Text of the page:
Coffee geeks: I have a confession to make. Today I was running late to an interview appointment, feeling slow, groggy. I found myself on the south end of NW 23rd Avenue in the Alphabet District, a desolate wasteland for us lovers of espresso. Facing the risk of falling asleep in front of my subject, I did what any self-effacing caffeine junkie would do. I went to Starbucks. Will you ever read another word I write?

Though my double espresso arrived presented well, served in a gleaming white enameled miniature porcelain cup, looks were deceiving. It tasted like nothing.

Before I left for, the girl at the counter offered me a gift: A tiny envelope of instant coffee called Via, a new product Starbucks is trying to promote. For anyone who has been to England or Ireland, two countries whose sensibilities toward food and drink make even the most gastronomy starved regions of America seem like the Rhone Valley, drinking instant and flavorless coffee from an envelope seems like perfectly acceptable behavior. You just add hot water and stir. For those of us (who despite our occasional transgressions) who plan our lives around future cups of coffee, instant coffee in an affront to everything in which we believe.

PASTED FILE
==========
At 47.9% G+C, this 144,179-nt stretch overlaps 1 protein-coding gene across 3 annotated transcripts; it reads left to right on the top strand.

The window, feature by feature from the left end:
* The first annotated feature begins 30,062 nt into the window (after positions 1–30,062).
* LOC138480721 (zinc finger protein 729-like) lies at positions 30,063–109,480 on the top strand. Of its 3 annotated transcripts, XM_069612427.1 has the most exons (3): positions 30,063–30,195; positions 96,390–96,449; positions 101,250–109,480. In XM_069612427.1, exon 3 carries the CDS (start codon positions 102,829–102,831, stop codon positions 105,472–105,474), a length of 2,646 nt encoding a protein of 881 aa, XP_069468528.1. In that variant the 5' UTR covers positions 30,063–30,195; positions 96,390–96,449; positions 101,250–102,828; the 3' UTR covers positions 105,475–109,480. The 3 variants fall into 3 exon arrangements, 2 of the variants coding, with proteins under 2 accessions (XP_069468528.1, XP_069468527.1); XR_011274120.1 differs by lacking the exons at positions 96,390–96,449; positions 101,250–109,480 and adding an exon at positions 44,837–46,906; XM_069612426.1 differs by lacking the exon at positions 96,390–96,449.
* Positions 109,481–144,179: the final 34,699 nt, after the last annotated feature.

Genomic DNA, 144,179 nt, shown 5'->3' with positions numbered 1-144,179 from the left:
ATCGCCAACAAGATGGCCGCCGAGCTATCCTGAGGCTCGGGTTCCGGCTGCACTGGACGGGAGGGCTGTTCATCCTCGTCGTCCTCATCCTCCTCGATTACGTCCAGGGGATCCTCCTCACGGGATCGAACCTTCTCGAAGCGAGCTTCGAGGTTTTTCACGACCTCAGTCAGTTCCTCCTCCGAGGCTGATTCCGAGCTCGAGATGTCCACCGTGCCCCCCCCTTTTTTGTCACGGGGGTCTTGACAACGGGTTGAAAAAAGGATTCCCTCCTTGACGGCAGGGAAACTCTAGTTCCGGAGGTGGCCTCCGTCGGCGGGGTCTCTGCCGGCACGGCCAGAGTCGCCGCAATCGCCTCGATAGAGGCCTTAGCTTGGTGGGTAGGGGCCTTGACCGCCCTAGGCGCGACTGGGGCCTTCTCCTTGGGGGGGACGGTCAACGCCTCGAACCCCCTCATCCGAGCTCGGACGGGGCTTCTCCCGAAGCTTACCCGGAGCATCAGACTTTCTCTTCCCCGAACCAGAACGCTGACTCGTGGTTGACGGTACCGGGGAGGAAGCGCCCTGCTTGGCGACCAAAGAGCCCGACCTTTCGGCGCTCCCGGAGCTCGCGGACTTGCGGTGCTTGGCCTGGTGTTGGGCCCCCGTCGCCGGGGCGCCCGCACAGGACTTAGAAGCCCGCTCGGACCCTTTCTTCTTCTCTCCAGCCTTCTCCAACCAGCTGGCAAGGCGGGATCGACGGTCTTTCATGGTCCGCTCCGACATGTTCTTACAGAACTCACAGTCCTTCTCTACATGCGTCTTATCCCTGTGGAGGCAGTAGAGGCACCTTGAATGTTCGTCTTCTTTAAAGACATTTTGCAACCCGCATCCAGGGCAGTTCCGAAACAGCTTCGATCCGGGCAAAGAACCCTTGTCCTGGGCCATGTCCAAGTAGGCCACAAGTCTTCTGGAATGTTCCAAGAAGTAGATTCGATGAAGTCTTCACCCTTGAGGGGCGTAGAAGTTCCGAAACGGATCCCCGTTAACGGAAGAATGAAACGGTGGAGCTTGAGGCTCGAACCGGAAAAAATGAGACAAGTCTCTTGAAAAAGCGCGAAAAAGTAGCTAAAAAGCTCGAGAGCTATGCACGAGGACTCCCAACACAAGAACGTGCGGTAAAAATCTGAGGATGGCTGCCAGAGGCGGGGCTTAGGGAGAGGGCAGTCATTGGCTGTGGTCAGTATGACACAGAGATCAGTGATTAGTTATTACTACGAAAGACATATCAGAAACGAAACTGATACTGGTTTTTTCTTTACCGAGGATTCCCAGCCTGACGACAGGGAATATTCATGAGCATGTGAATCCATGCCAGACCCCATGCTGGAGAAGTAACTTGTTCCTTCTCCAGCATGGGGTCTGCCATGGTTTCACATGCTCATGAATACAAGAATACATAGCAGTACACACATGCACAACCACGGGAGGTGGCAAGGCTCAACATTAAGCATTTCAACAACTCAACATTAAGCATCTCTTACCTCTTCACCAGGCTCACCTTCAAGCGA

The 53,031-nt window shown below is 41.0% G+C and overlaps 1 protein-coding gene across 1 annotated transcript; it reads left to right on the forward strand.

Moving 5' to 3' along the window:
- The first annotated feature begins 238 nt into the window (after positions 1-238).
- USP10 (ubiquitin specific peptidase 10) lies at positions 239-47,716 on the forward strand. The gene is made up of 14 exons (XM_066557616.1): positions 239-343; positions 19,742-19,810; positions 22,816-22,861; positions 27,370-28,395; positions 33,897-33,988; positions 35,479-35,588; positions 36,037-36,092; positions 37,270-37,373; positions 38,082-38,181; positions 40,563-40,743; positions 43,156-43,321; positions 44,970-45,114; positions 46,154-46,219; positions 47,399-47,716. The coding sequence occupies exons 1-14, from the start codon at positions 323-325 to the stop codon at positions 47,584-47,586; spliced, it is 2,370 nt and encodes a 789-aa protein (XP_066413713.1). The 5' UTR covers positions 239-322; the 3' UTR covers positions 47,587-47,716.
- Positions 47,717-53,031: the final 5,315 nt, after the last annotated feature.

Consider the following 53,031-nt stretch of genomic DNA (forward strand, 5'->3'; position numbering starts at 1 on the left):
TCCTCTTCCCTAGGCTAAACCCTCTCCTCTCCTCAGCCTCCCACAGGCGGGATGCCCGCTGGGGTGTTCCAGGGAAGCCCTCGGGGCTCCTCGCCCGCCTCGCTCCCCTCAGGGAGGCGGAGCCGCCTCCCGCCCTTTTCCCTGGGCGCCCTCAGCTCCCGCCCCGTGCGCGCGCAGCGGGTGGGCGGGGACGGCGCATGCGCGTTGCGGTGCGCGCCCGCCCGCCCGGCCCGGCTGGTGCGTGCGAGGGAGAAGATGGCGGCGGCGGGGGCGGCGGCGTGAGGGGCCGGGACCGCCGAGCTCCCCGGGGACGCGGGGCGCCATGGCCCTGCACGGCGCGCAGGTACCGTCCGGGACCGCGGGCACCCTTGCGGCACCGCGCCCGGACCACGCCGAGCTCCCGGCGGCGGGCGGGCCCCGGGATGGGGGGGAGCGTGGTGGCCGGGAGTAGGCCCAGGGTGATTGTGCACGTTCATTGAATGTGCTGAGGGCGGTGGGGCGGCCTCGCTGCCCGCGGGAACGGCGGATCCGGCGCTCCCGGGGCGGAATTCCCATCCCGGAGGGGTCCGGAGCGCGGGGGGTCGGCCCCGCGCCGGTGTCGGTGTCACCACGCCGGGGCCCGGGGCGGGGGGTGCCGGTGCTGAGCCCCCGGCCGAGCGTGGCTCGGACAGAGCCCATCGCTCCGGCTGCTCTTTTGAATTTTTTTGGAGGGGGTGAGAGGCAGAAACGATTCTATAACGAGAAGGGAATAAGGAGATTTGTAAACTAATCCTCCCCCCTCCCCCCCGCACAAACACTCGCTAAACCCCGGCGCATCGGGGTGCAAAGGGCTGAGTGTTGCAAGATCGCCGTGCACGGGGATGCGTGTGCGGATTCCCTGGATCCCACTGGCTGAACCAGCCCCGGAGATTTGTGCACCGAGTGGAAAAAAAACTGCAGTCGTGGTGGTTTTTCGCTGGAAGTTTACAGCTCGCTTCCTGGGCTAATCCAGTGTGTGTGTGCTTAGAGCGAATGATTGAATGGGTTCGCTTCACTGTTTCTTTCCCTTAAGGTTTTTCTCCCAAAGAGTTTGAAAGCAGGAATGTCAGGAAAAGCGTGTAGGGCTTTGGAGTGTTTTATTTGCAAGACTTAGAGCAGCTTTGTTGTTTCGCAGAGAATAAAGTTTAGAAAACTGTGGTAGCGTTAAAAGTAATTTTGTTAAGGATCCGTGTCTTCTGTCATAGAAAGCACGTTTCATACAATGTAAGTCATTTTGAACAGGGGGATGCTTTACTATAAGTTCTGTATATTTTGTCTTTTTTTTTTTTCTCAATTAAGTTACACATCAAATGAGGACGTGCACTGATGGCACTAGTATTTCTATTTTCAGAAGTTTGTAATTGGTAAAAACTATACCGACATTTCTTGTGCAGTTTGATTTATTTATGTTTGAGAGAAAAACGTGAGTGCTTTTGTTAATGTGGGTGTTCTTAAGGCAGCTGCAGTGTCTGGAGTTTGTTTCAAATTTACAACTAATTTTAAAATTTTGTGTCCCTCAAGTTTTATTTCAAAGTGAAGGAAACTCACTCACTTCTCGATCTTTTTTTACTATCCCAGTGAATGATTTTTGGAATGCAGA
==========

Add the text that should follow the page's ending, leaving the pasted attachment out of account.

For us, the world is comprised of two types: Those for whom coffee (and food) are events that require quality and a certain degree of ceremony, however humble and those who see food and drink as mere fuel: a means to an end. For those,

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